Practicing the piano follows the same logic. I want to practice my new repertoire to perform it to the best of my ability. Depending upon the difficulty, learning a new piece could take just a couple of hours in one sitting or dozens of hours over many days.

When I set minimum practice standards for my students, I think about what I go through now and then. I sometimes show students my books, filled with fingerings and practice markings. I don’t feel bad asking my youngest beginner to practice at least an hour a week, which could be just 20 minutes a day over three days. For an older beginner, I’ll ask that to be stepped up to 30 minutes a day. My best student, who is solidly intermediate, practices about 3 hours per week, typically 30 minutes per day over 6 days. It’s not a crazy or excessive amount, but it’s enough. Lessons are extremely productive: feedback is offered, practice solidifies the suggestions, and then we move on to new pieces fairly quickly.

Practice is where the real learning happens. Sure, I may be effective in giving guidance, suggestions, even a fingering that might work better. But it’s the student who determines what to do with all of that. I can’t take credit for what happens at home. I can just brag on my students who have done the work themselves, and be happy that I have had the chance to guide them along the way!

Posted 2018-08-16

Where Music Notation Fails

Have you ever faced a situation where music notation fails to convey the essence of the music? I routinely find this when dotted rhythms and syncopations enter the curriculum I use to teach piano students. Of course, preparatory activity like tapping, clapping, and singing the tune can be especially helpful. After all, any pre-school kid can sing London Bridge Is Falling Down. If I can convince an eight- or nine-year-old to sing, the teaching becomes much easier. Syncopations, especially those that cross the bar line, are another matter!

YouTube to the rescue! I always remind my students that the music came first and that the notation is just a necessary shorthand. Here is a short list of videos of innovative music that requires more complicated notation and time signatures.

La Bamba – Sing and clap where the words are just “La La Bamba”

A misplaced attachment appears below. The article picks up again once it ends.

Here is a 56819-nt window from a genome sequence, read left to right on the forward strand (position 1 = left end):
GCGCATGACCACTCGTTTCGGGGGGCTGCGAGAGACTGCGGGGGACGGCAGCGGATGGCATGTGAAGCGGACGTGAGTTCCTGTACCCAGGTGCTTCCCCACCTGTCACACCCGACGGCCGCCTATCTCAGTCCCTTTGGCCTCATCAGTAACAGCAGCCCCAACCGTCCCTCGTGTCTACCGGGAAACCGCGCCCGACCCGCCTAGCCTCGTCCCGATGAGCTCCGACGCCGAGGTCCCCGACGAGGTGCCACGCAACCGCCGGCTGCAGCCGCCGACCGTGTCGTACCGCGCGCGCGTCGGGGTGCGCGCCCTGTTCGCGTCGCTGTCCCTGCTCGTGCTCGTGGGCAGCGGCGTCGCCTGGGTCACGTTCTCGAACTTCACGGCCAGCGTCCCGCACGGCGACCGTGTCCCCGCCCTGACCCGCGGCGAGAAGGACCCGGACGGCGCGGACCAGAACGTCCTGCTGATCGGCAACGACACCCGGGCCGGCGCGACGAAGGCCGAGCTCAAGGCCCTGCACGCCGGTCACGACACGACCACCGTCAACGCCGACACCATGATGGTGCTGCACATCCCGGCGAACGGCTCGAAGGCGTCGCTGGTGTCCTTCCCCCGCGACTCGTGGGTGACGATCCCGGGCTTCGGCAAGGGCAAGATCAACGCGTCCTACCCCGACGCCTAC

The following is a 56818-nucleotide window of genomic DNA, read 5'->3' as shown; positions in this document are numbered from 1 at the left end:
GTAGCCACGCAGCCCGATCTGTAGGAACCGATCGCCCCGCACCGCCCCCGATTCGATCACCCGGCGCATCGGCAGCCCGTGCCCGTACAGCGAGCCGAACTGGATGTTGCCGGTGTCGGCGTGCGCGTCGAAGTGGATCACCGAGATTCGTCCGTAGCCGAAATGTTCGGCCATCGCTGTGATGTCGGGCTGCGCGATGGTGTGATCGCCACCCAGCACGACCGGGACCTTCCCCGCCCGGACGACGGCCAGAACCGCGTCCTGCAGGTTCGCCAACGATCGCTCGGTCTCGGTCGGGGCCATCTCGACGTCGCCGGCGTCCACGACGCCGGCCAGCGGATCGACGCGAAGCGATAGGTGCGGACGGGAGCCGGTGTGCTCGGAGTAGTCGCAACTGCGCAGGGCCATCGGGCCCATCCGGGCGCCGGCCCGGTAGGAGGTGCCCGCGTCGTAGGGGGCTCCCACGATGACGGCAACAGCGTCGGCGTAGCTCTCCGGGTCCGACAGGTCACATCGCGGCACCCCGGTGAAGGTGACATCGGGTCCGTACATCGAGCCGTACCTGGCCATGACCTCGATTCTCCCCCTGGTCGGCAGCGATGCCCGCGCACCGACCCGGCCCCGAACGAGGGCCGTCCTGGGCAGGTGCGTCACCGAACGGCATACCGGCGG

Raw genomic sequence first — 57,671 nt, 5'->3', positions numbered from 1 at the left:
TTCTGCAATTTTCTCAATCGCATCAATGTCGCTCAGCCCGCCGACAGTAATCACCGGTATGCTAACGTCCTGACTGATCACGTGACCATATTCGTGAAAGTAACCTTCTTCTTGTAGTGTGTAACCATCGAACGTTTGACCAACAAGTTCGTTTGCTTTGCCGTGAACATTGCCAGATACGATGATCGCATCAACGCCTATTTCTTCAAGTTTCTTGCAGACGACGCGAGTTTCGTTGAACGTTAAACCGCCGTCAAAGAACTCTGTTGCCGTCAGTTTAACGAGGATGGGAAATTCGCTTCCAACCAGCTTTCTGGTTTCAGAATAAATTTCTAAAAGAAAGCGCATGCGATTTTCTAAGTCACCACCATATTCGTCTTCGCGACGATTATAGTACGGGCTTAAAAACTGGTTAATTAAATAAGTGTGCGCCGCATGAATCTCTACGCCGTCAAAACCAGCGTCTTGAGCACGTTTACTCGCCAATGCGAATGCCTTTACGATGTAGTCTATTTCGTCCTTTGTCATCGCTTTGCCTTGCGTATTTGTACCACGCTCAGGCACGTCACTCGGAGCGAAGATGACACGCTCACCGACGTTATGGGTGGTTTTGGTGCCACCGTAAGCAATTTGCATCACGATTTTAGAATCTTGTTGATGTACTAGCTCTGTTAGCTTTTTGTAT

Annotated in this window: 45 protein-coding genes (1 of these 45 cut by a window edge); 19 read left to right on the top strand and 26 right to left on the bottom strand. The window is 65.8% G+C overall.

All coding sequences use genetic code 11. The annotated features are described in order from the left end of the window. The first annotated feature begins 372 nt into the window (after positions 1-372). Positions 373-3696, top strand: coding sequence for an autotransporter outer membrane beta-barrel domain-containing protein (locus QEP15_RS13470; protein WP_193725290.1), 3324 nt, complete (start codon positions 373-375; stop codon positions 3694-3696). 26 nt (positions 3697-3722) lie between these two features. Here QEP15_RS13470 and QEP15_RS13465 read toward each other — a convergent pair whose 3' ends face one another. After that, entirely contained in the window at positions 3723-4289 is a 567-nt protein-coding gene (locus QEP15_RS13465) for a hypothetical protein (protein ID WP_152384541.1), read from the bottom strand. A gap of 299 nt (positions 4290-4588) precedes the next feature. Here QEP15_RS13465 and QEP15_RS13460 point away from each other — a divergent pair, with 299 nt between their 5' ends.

America – Tap foot on the beat and clap off beat

Take Five – Feel and clap the innovative five beats per measure

Posted 2018-04-30

Same As Last Week

Every teacher has written “same as last week” in a student’s assignment book many times. It happens when your student hasn’t practiced a bit – or very little.

You give the lesson, and maybe you touch on some different topics that you didn’t get to last week – like technique, scales, or theory. But when it comes to writing in her assignment book, you cross out the old date, write in the current date, and write same as last week. But what happens when you find yourself doing this a second or third time? How do you help the student get unstuck?

Here’s the letdown – I don’t have the perfect answer. I think one of the answers has to be to get the parents involved. It’s important to let them know that progress has stopped since they are funding the lessons. There is some risk in this approach, in perhaps losing a student sooner rather than later. However, this approach keeps my reputation intact.

I think another answer is to dig deeper to uncover the issue. In my experience, it rarely is pure laziness. It might be the repertoire, and that can be remedied by assigning a piece of a different musical style. I was about to quit piano lessons when I was about 13, though I had progressed quite far and had even played for church services and weddings. A book of highlights from The Sound of Music kept me going.

For younger students with difficulties learning how to read music, I have a different approach that works. I take a short break from the method books and design some activities using colored pencils.

Sadly, the main reason a kid gets stuck is that she is overbooked. She really wants to do better, but just doesn’t have enough time left over from school and all of her other activities to practice. Sometimes this leads to her quitting the piano altogether, but more typically it just results in a long plateau that has to be suffered by both student and teacher until a spark happens, practice picks back up, and growth resumes.

What have I missed? What are some other approaches to getting unstuck? What is your experience with this issue, whether in music, school, or even life?

Last Updated 2018-11-28 | Originally Posted 2018-01-15